A judge criticised a mining magnate for failing to turn up to court about the collapse of a North Queensland metal refinery.
Justice Debra Mullins reportedly lectured Queensland Nickel owner Clive Palmer for not appearing at the Supreme Court of Queensland for much of the first two days.
Mullins told Palmer, who is representing himself in court, others who either cannot afford or choose not to have legal representation have always turned up to court.
“They actually appear at the bar table the whole time,” the justice said according to the Australian Associated Press.
$200m in debts sought
Insolvency firm FTI Consulting is suing Palmer for $200 million, which the firm claims is owed to creditors since the 2016 collapse of the Yabulu Nickel Refinery, 25km north of Townsville. More than 780 people lost their jobs when operation was indefinitely suspended.
When Palmer tried to explain he found it difficult to decide between going to court or directing his companies, Mullins fired back.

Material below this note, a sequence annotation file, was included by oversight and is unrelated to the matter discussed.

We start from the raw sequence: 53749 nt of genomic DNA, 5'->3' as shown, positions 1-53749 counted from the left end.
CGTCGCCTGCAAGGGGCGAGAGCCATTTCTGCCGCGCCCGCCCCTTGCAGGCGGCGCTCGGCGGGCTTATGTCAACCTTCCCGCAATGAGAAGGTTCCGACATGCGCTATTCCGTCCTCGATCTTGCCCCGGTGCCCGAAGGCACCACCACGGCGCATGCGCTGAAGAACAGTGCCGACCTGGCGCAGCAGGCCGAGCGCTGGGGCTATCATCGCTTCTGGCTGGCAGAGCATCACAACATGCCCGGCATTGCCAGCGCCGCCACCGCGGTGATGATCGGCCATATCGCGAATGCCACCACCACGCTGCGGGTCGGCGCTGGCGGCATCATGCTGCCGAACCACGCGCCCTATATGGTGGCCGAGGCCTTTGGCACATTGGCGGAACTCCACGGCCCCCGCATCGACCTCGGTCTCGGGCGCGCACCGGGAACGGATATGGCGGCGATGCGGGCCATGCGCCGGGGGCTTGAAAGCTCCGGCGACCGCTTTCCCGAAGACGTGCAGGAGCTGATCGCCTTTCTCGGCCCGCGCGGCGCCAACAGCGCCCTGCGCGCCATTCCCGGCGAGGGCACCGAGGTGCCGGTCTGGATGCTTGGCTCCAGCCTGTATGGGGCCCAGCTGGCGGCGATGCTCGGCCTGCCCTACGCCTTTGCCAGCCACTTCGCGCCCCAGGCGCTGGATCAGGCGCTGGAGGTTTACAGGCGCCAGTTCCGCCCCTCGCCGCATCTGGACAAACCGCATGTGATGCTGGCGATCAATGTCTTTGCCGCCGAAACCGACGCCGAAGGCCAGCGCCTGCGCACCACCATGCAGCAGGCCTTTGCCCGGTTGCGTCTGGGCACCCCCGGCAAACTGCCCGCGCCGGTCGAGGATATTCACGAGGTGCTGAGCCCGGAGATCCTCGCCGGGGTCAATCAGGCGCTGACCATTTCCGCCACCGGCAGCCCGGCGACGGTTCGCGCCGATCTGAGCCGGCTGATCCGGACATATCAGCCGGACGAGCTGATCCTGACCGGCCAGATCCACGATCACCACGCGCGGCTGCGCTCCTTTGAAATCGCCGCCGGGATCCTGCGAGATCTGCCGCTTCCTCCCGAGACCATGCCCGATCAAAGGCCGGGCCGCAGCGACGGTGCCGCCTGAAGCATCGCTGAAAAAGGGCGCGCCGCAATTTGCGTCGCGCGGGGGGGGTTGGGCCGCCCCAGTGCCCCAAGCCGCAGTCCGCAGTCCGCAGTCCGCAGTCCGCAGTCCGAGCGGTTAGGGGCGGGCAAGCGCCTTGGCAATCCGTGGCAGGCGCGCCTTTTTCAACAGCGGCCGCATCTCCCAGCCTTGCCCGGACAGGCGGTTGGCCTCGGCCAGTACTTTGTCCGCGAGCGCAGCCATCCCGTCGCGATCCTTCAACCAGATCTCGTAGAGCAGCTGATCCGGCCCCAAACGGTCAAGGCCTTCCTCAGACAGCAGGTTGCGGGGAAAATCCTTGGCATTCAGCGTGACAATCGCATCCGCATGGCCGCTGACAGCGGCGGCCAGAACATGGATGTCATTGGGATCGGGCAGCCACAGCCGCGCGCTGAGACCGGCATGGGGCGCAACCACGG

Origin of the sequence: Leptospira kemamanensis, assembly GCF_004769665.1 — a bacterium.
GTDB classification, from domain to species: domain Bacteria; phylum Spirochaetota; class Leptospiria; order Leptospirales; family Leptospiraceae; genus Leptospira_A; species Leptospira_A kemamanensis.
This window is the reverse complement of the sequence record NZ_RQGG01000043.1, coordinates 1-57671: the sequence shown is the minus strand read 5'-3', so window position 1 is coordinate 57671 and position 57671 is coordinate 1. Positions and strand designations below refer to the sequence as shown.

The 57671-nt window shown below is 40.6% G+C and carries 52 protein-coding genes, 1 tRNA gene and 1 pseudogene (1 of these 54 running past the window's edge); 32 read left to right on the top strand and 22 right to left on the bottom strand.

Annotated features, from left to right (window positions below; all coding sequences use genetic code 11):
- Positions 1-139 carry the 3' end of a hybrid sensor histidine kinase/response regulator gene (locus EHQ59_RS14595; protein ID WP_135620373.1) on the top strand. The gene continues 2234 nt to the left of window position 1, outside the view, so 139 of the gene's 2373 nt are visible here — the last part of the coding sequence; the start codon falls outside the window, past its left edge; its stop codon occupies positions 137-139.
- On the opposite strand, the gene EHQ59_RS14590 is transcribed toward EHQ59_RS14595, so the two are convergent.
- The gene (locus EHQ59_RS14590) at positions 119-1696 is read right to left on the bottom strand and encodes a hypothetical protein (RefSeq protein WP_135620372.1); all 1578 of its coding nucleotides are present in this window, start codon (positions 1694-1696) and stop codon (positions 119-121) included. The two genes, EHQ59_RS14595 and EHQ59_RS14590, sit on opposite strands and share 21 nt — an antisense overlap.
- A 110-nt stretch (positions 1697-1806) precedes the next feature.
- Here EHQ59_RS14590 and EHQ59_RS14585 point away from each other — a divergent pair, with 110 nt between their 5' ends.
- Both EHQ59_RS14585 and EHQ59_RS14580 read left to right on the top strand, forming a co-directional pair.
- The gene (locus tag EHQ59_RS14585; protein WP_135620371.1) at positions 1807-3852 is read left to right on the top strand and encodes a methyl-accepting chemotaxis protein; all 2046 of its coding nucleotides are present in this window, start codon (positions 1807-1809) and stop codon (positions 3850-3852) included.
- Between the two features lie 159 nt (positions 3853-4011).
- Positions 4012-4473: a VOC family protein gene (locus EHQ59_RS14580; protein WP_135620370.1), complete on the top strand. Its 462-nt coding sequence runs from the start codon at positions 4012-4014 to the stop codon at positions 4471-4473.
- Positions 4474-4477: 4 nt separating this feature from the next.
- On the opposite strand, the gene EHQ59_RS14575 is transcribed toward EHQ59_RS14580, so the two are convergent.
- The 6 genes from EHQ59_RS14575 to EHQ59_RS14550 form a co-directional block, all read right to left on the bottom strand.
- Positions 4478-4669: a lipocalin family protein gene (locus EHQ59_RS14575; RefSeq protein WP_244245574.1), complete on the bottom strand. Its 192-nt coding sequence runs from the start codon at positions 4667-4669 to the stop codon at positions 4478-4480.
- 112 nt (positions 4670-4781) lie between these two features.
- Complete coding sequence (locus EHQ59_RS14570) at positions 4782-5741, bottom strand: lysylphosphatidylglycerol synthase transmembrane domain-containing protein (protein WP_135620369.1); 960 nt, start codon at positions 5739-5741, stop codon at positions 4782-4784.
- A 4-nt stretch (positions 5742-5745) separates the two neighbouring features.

“Ah, well can I tell what directors of companies usually do?” she said. “They engage lawyers.”
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Busy magnate is sorry for no show
Palmer apologised and promised to change his schedule to make time for each day of the trial.
“I was wrong, there’s just nothing else to say,” Palmer said.
Outside of court, Palmer maintained he has many commitments.
“I have got responsibilities to thousands of people across Australia,” he told the Nine Network. “I am vexed between having to defend myself here and having to carry out those responsibilities.”